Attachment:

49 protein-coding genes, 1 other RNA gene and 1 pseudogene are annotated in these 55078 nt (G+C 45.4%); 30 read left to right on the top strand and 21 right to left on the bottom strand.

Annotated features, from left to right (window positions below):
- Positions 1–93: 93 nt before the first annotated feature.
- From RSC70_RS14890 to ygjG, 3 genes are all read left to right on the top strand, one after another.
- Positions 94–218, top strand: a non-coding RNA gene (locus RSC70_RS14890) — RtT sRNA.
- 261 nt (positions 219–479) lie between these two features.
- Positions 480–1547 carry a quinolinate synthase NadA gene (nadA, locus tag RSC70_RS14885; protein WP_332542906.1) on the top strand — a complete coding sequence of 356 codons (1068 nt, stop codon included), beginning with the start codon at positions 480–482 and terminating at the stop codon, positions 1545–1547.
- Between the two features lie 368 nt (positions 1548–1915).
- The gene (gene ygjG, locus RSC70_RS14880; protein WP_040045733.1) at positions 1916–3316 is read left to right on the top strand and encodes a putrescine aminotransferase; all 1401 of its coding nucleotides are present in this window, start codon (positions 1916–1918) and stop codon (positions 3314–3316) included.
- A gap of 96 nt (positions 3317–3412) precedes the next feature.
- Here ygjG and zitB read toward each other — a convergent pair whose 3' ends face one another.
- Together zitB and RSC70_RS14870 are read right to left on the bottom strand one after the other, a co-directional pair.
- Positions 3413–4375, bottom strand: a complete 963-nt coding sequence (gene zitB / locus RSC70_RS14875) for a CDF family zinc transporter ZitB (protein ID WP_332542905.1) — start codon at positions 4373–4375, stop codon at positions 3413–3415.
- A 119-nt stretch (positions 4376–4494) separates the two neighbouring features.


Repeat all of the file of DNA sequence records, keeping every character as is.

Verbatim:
49 protein-coding genes, 1 other RNA gene and 1 pseudogene are annotated in these 55078 nt (G+C 45.4%); 30 read left to right on the top strand and 21 right to left on the bottom strand.

Annotated features, from left to right (window positions below):
- Positions 1–93: 93 nt before the first annotated feature.
- From RSC70_RS14890 to ygjG, 3 genes are all read left to right on the top strand, one after another.
- Positions 94–218, top strand: a non-coding RNA gene (locus RSC70_RS14890) — RtT sRNA.
- 261 nt (positions 219–479) lie between these two features.
- Positions 480–1547 carry a quinolinate synthase NadA gene (nadA, locus tag RSC70_RS14885; protein WP_332542906.1) on the top strand — a complete coding sequence of 356 codons (1068 nt, stop codon included), beginning with the start codon at positions 480–482 and terminating at the stop codon, positions 1545–1547.
- Between the two features lie 368 nt (positions 1548–1915).
- The gene (gene ygjG, locus RSC70_RS14880; protein WP_040045733.1) at positions 1916–3316 is read left to right on the top strand and encodes a putrescine aminotransferase; all 1401 of its coding nucleotides are present in this window, start codon (positions 1916–1918) and stop codon (positions 3314–3316) included.
- A gap of 96 nt (positions 3317–3412) precedes the next feature.
- Here ygjG and zitB read toward each other — a convergent pair whose 3' ends face one another.
- Together zitB and RSC70_RS14870 are read right to left on the bottom strand one after the other, a co-directional pair.
- Positions 3413–4375, bottom strand: a complete 963-nt coding sequence (gene zitB / locus RSC70_RS14875) for a CDF family zinc transporter ZitB (protein ID WP_332542905.1) — start codon at positions 4373–4375, stop codon at positions 3413–3415.
- A 119-nt stretch (positions 4376–4494) separates the two neighbouring features.